Teaching Literacy in Troubled Times: Teaching Literacy in Troubled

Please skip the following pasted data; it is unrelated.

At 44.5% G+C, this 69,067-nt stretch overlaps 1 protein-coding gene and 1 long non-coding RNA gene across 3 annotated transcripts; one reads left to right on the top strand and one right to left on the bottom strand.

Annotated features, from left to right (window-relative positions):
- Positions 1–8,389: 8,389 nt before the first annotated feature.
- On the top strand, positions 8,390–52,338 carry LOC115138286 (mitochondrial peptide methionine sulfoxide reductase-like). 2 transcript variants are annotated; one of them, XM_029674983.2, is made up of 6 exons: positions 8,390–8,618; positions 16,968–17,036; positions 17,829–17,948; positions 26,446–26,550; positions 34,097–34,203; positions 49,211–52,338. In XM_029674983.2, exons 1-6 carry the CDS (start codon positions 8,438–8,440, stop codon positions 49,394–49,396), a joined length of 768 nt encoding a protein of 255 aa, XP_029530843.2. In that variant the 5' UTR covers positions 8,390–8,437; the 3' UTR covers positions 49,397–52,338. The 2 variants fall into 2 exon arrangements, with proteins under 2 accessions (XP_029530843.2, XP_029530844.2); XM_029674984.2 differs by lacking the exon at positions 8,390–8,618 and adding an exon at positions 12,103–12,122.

“Upending deficit narrative of learning loss, combating broken approaches to racial equity, and wading deep into the contested waters of democratic principles of learning within today’s schools, Dr. Skerrett and Dr. Smagorinsky offer an accessible guidebook for making our classrooms sites of justice and joy. Perhaps most importantly, theirs is a book that reveals classroom practices as they really are--the voices of teachers are situated as co-authors in this important journey. I cannot think of a more timely or relevant book for English educators than Teaching Literacy in Troubled Times.”  — Antero Garcia, Ph.D., Associate Professor, Graduate School of Education, Stanford University Relevant instruction to move education forward instead of “back to normal” Educators often bemoan the so-called learning gap that followed the upheaval to schooling in 2020, but the real learning gap will occur if the watershed events and social shifts of the early 2020s are not integrated into school instruction and learning. For today’s learning to be relevant to today’s students, it must reflect their lives and the true social worlds they inhabit. But how? Teaching Literacy in Troubled Times empowers educators to engage students in critical thinking, literacy activities, and inquiry to investigate the personal and social issues of pressing importance to today’s middle and high school students. Six units of study, each co-authored by a teacher who road-tested the activities in their own classroom, guide teachers through the process of teaching literacy around the topics of identity, social inequity, global justice, empathy, racism and racial literacy, and conflicting ideas of patriotism. This urgent, timely guide to creating a relevant classroom includes:  •Instructional methods, content knowledge, and learning activities for each unit that engage students in critical inquiry and social action.  •Insights and guidance from teachers who put the full unit plans in action with students.  •Reflection questions to help teachers envision the work in their own classrooms.  •Templates, rubrics, examples of student work, and other tools that help teachers to plan and implement activities that grow students’ capacity to understand and act in society. Prime your students with the critical thinking, investigative, and communicative skills they need to connect themselves to broader social movements and create a new generation of educated changemakers

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